The second deleted sentence for plank 6.3 deserved its fate for much of the same reasons as its predecessor. While again using the terms “same sex marriage” and “civil union” this clause declares that any Oregonian who enters into a “civil union” or domestic partnership agreement has no “legal standing … for parenting purposes.” The authors seemed to have been concerned about same sex couples or gay individuals adopting children. If so, that is a legitimate issue for the legislature to consider since adoption is regulated by statute. But the clumsy language of this clause included the undefined term “parenting purposes,” and therein lays the problem.
The net effect of these two horribly written sentences is that the Oregon Republican Party believed that if you are a gay or lesbian Oregonian who enters into a domestic partnership agreement your agreement has no legal effect and you have “no legal standing for parenting purposes.” Amazingly, some delegates and commentators continue to ask, “What’s anti-gay about that?” Fortunately, the majority of ORP delegates voted to overturn the Family caucus and jettison this language once and for all.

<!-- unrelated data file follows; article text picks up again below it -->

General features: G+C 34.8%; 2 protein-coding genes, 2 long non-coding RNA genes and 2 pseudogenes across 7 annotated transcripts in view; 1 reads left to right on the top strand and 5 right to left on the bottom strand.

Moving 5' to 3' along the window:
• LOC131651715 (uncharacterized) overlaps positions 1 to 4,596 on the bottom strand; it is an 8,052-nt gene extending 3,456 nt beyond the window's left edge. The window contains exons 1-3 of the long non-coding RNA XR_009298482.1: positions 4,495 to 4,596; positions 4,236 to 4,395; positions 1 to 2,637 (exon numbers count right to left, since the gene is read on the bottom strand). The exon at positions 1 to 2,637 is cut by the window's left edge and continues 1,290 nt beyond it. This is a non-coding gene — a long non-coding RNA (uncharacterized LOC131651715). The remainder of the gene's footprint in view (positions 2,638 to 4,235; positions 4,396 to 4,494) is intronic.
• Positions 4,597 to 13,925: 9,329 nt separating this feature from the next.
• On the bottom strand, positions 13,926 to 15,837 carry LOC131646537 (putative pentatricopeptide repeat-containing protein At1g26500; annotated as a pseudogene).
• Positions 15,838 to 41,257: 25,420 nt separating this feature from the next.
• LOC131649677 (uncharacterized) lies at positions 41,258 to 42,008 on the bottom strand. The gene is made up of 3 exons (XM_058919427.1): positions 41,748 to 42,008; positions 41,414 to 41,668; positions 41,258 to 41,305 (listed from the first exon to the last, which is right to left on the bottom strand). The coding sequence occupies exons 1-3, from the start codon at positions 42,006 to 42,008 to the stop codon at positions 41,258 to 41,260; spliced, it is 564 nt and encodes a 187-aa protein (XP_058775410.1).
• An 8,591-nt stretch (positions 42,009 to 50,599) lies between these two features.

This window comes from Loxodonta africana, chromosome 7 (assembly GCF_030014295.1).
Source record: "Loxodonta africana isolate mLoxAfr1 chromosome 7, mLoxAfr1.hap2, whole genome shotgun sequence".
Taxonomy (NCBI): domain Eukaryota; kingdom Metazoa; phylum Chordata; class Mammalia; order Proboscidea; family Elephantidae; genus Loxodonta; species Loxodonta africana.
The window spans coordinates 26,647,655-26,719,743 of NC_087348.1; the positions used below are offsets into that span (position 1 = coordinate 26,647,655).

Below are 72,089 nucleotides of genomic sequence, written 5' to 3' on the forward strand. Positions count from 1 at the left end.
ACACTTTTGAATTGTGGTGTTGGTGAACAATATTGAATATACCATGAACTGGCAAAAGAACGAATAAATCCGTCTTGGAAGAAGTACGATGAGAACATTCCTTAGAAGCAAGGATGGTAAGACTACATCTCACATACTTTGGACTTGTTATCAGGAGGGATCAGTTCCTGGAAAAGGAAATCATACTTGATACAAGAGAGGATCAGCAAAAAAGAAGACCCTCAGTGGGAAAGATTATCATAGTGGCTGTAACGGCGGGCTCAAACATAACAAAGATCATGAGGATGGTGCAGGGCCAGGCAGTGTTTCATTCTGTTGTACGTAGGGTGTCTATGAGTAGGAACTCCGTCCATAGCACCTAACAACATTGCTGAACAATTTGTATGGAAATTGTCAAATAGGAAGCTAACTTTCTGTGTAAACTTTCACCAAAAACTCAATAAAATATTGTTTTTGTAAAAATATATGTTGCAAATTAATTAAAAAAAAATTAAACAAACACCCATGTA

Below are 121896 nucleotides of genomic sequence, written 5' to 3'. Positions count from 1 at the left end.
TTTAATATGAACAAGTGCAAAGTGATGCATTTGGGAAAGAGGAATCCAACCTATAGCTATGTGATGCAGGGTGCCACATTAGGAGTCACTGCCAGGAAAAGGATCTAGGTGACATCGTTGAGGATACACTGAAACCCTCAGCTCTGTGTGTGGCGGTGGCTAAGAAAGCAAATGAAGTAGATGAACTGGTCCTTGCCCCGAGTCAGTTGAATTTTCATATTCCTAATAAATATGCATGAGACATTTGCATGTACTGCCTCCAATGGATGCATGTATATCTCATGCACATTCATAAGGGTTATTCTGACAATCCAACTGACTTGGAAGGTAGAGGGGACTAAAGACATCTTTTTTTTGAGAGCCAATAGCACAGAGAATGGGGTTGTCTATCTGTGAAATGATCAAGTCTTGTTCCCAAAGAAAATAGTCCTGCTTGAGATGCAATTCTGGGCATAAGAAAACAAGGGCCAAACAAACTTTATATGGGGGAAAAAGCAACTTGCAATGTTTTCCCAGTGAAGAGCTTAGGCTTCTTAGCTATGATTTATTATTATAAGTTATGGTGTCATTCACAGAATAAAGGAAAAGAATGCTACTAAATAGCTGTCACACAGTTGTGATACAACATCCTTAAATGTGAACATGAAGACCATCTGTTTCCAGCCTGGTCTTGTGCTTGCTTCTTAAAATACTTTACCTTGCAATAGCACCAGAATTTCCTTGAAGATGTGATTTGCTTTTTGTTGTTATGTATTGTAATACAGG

As a result, some passionate self-described conservatives mistakenly believe the Oregon Republican Party has suddenly become a champion for same-sex marriage, homosexual adoption and the corporate domestic partner of Basic Rights Oregon. But as anyone can see from the finished platform, the ORP has written a solidly conservative statement on marriage, the traditional family and its role in developing “responsible, self-sufficient, productive citizens.”  At the same time, the Oregon Republican Party no longer says to gay Oregonians that their contracts are void solely because of their sexual orientation. Nor will the ORP tell an unmarried gay man who is the biological parent of a teenager that he has “no legal standing for parenting purposes” if he chooses to enter into a lawful domestic partnership agreement in lieu of marriage.
Some will call the ORP’s action an attempt to pander to moderate and independent voters. Hopefully, for the majority of ORP delegates who approved these changes, they did it because it was the right thing to do.
The 2011 Oregon Republican Party platform can be read here:  

Bruce McCain is a former Multnomah County Sheriff’s Captain, an attorney in privte practice, an elected member of the Reynolds School Board and a proud Multnomah County Republican.